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65 Percent of Americans Want to Raise Corporate Taxes to Pay for Infrastructure

The president has promised not to raise any taxes for individuals earning under $400,000 per year.

A man walks past the New York Stock Exchange on Wall Street on March 23, 2021, in New York City.

The vast majority of voters across the U.S. back raising corporate taxes in order to fund an infrastructure bill, according to the findings of a new Morning Consult poll published on Wednesday.

When asked whether taxes on corporations should go up to pay for an infrastructure plan being pushed by President Joe Biden and Democrats in Congress, 65 percent of registered voters in the poll said they backed the idea. Meanwhile, just barely one in five voters in the poll, 21 percent, disagreed.

Democrats and independents are largely in agreement, according to the poll’s findings, that corporate tax rates should be increased to fund these projects, which include investments in green energy, improvements to rail and highway systems, and new housing projects for Americans of modest means. Republicans, however, were split on the idea, with 42 percent in favor of raising the corporate tax rate versus 47 percent who said they opposed doing so to pay for the infrastructure bill.

Infrastructure is an important issue for most Americans. Only 21 percent of voters, according to the poll, say it shouldn’t be a priority or that a bill on U.S. infrastructure shouldn’t be considered at all. Conversely, 32 percent of Americans described it as a “top” priority, while 34 percent said it was an “important” one.

Biden spoke about the need for an infrastructure bill on Wednesday afternoon, touting it as necessary to fix the country’s infrastructure problems while also describing it as beneficial for creating new jobs.

He called the plan a “once in a generation investment in America.”

“Infrastructure is about meeting the needs of the nation, and putting Americans to work,” he added.

The president also reiterated a promise he made on the campaign trail last year, that no U.S. resident earning less than $400,000 per year would see their taxes go up in order to pay for the bill.

Instead, Biden explained, he’d push for raising taxes on corporations. To sell the idea, he explained the history of those taxes, emphasizing that his approach was really a compromise between the extreme tax cuts that former President Donald Trump made and what rates had been during previous administrations.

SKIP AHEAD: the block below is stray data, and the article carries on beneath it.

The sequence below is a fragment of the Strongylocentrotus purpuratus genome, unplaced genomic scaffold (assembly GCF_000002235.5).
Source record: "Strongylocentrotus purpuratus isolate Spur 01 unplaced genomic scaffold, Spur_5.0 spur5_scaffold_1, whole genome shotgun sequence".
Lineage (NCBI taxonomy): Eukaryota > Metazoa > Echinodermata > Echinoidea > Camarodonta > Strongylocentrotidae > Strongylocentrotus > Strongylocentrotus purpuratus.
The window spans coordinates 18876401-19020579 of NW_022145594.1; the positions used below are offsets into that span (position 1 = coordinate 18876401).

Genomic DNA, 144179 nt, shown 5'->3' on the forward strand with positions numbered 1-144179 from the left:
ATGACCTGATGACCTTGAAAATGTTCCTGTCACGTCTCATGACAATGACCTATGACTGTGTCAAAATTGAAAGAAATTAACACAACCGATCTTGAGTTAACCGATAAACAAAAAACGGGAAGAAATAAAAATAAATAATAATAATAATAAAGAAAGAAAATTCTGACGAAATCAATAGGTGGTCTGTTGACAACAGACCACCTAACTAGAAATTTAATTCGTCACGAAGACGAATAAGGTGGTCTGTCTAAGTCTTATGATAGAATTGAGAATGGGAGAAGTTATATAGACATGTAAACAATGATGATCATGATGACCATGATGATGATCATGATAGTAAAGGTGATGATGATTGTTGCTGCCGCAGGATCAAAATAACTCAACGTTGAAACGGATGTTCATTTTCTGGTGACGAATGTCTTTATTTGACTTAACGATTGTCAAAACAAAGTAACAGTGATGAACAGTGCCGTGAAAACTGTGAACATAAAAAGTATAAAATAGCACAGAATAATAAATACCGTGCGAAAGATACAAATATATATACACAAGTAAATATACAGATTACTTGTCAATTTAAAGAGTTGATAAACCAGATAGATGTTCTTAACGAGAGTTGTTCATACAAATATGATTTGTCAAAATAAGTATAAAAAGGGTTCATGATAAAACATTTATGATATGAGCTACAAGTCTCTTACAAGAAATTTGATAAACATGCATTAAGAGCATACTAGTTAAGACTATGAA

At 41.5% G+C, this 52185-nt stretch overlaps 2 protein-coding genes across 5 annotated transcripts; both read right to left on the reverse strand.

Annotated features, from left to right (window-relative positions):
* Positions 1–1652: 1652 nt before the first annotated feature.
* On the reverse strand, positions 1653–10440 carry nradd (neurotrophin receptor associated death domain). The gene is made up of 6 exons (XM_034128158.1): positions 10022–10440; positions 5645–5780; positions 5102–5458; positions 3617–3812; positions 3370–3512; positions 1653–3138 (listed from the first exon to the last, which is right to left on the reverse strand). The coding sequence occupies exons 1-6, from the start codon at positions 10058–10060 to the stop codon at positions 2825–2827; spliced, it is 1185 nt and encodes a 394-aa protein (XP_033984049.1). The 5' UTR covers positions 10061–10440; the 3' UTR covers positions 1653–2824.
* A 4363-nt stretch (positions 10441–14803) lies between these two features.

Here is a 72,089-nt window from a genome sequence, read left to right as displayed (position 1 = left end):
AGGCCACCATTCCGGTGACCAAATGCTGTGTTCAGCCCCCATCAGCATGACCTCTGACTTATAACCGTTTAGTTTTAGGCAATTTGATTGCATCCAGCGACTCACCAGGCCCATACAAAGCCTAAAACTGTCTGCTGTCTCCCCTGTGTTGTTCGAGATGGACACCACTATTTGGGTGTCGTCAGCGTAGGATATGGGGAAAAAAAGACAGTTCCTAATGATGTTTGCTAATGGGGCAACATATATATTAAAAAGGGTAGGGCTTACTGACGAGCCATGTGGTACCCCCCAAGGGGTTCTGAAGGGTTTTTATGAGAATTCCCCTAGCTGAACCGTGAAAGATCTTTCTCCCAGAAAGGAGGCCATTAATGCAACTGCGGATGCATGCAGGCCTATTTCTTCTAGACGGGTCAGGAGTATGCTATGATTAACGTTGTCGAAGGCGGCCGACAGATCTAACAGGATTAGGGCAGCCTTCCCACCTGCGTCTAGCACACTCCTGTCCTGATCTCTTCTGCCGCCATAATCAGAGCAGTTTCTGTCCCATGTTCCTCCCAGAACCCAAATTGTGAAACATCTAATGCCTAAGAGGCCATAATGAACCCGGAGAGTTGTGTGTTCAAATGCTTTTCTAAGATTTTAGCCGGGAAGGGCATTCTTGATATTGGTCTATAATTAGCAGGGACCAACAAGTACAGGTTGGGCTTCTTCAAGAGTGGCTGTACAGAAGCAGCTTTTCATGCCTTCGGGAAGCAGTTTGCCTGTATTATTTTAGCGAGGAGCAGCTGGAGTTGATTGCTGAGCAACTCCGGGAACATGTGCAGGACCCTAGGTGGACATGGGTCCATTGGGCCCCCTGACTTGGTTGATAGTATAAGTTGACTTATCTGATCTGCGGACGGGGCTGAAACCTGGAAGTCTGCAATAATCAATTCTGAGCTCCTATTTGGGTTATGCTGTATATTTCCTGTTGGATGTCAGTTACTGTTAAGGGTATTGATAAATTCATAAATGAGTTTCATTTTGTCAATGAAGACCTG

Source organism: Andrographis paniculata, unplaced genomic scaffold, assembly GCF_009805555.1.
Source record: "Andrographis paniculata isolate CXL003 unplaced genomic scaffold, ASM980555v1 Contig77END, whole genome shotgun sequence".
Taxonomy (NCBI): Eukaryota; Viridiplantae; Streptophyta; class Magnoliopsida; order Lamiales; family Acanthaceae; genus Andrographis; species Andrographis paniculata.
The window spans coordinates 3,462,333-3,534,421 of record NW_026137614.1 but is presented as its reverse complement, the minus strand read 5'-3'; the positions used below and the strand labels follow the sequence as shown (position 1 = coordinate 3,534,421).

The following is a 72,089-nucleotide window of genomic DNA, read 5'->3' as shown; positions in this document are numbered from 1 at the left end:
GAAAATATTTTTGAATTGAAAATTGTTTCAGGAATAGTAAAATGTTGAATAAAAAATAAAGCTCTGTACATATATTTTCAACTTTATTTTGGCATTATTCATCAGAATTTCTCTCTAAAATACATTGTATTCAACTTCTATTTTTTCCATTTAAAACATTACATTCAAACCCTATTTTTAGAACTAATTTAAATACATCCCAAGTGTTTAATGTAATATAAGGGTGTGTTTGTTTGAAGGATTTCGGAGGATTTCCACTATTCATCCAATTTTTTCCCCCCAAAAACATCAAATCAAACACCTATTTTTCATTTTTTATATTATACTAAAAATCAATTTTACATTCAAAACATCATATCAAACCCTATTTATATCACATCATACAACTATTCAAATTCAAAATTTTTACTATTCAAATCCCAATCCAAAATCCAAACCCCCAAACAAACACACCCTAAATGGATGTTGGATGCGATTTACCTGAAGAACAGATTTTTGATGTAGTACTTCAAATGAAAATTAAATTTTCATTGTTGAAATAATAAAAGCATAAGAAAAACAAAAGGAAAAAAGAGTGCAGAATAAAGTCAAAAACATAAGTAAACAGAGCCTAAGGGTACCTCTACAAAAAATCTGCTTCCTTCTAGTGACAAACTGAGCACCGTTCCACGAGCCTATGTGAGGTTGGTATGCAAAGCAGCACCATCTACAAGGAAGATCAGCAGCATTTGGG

“It was 35 percent for the longest time, which was too high,” Biden said, referencing how he and former President Barack Obama felt about the rate while Biden served as vice president. “But the previous administration reduced it all the way down to 21 percent. What I’m proposing is that we meet in the middle, 28 percent.”

Biden also said his administration would push for closing corporate loopholes. Doing so, combined with imposing new tax rates, would be the primary revenue source to pay for the infrastructure bill he was proposing.

“It’s honest, it’s fair, it’s fiscally responsible, and it pays for what we need,” Biden said.

Given how popular the effort to change and upgrade the U.S. infrastructure is with Americans, some Democrats have openly stated that they want to see Biden do more, particularly when it comes to projects focusing on green energy and climate change.

Vermont independent Senator Bernie Sanders is one such critic of the current infrastructure plan. While generally supportive of the plan the president has proposed, Sanders has called for Biden to do more with climate-based ideas.

“The truth is, as everybody knows, the scientists tell us we have a handful of years in front of us in order to transform our energy system away from fossil fuel, or we’re going to face awful crises in terms of irreparable damage to our planet,” Sanders recently said. “And when we do that, we can create millions of good-paying jobs.”

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